This is almost the setup for Carcosa – A Lovecraftian board game of Cults and Madness published by One Free Elephant. It does not actually see the Yellow Sign subvert the town of Carcassonne, but it does take the same tile-laying, area control mechanics of Carcassonne the game and build on them to see rival cults—or players—race to bring the Tattered King to Earth, commanding cultists to control ley lines, conduct rituals, explore the districts of Carcosa itself as they replace our reality, and even sacrifice them to the dark waters of Lake Hali for the pleasure of the King.
Designed for two to four players, aged fourteen and over, Carcosa can be played in about hour, sometimes less. It consists of eight-four Carcosa tiles, four Hastur tiles, a Cult Mat, four sets of ten ‘Cultists’, four sets of Ritual Stones, four Chapter House cards, four Forbidden Lore cards, and the rulebook. The four Hastur tiles are the game’s starting tiles and show parts of a District in Lake Hali. The eight-four Carcosa tiles show several types of features in Carcosa. These are Districts, Ritual Sites, Confluxes, Ley Lines, and Lake Hali. When placed each tile must be placed adjacent to an existing tile and the sides of the tiles must match. Notably, each of the Carcosa tiles is double-sided and has ‘Stable’ and ‘Unstable’ sides. When a player draws a tile, he examines it and places it so that its ‘Unstable’ side is face up. Only when a feature is completed—Districts built, Ley Lines linked, Ritual Sites surrounded, and sections of Lake Hali enclosed—will it stabilise so that the feature’s tiles can be turned over and its controlling player can harness its power.
The Cult Mat is divided into two sections. The outer section is the Occult Power track which is used to track each player’s progress towards the Summoning Ritual which will bring the King in Yellow to Earth. The inner section is the Ritual Chamber with spaces for the Carcosa tiles to be placed ‘Stable’ side face down. The middle of the Ritual Chamber is marked with the Yellow Sign. This is where potential Cultist recruits can be found and ultimately, the Summoning Ritual is held to bring the King in Yellow to Earth.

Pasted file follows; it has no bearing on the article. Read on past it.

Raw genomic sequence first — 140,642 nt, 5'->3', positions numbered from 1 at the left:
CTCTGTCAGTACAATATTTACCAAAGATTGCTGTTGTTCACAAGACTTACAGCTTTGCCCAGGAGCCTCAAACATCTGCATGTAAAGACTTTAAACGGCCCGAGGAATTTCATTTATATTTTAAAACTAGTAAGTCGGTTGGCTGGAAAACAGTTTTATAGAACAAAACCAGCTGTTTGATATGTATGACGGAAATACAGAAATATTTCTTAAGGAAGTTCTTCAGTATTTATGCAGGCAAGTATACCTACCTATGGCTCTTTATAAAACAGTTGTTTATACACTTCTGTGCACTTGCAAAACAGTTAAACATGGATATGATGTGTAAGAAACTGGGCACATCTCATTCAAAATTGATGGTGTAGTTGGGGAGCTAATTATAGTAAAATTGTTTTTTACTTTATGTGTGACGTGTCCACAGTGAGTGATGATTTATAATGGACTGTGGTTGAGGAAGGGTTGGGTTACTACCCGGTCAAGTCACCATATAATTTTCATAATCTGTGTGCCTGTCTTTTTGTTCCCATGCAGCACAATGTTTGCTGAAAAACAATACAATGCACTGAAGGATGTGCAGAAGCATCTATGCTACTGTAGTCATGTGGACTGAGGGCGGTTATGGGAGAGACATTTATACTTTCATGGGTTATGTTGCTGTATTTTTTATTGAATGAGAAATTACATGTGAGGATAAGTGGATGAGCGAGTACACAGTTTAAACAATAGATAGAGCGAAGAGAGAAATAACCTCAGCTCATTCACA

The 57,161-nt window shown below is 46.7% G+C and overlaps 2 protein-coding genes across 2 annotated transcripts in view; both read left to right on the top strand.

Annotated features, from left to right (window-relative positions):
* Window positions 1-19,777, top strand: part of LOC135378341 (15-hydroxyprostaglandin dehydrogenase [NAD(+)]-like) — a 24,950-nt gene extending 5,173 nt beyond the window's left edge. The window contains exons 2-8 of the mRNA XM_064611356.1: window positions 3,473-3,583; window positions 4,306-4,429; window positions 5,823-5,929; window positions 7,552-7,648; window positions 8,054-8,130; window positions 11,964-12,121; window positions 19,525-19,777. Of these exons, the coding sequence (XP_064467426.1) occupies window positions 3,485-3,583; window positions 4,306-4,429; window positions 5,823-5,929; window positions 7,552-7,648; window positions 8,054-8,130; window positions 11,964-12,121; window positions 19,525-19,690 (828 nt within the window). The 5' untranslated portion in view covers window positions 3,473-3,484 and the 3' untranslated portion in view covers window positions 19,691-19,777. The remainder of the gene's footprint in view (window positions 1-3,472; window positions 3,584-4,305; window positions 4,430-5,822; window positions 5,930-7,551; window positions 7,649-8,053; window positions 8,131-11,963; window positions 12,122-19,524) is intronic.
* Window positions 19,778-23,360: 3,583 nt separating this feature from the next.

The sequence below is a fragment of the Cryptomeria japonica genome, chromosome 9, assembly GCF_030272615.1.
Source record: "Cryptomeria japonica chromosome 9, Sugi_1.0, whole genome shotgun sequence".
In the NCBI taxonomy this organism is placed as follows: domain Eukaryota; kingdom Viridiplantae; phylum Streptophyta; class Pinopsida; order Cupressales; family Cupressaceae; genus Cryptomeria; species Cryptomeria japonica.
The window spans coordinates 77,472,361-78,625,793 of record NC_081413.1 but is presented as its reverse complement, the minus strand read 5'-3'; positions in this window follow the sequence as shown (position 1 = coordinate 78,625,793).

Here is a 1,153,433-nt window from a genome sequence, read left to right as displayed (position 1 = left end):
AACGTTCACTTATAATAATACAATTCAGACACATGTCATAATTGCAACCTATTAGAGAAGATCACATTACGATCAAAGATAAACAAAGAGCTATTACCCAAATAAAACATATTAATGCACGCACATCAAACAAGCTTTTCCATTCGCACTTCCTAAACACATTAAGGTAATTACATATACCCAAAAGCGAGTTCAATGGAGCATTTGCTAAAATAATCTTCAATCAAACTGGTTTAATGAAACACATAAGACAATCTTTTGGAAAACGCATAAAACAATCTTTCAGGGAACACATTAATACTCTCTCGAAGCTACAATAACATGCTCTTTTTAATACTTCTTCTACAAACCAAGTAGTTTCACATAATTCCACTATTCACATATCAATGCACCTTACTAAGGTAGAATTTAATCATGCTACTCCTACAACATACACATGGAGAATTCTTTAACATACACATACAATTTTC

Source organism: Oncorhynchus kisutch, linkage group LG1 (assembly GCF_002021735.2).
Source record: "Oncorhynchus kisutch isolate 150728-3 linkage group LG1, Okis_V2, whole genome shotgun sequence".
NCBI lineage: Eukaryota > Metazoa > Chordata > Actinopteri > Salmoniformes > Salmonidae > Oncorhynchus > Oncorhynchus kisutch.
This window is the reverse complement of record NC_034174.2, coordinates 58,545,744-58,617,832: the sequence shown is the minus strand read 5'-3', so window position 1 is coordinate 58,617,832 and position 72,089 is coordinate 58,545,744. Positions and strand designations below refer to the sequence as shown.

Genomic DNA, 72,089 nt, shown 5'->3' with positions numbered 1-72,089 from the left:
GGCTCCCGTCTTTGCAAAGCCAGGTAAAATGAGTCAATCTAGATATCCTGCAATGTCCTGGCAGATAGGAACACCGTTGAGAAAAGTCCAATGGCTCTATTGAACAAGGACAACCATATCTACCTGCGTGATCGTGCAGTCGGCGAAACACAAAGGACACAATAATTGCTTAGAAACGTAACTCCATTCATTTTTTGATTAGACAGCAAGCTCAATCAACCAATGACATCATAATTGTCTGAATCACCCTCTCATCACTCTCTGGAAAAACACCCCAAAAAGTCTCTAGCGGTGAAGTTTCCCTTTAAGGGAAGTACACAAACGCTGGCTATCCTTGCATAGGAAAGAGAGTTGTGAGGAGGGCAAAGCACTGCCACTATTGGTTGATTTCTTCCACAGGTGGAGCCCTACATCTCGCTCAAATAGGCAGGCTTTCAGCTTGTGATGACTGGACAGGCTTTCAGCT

Each player’s ten Cultists consists of a Prophet, who sits on the Ritual Mat and controls access to the undrawn Carcosa tiles; an Oracle who keeps track of a cult’s score and progress towards the Summoning Ritual; and eight Cultists. Three of these wait on the Ritual Mat, ready to be recruited and two wait in the Cult’s Chapterhouse, one in the Asylum and one in the Recovery Room. This leaves a player and his cult with just three Cultists at start of play.
Each player has access to a set of six Ritual Stones, each numbered from two to seven. By completing Ley Lines, a player can imbue these with power, the longer the Ley Line, the higher the number of the Ritual Stone which can be imbued. On subsequent turns, a player can use a Ritual Stone to gain an advantage. For example, ‘We Are Legion’ allows a player to add a Cultist to an uncontrolled feature, whilst ‘Shape the Beyond’ lets him take a Carcosa tile from the stack currently controlled by his Prophet and save it to be played later. Notably, possession of a higher numbered Ritual Stone means that it can be used as a lesser numbered Ritual Stone. Each player has a Forbidden Lore card which details the powers of all six Ritual Stones.
Lastly, each cult has a Chapterhouse with two rooms, an Asylum and a Recovery Room. When a Cultist completes a feature, he is sent to his Chapterhouse’s Asylum. On subsequent turns, he will move to the Recovery Room before becoming ready to play again. This strengthens the resource management aspect of the game, since completing features will temporarily limit the number of Cultists he has from one turn to the next.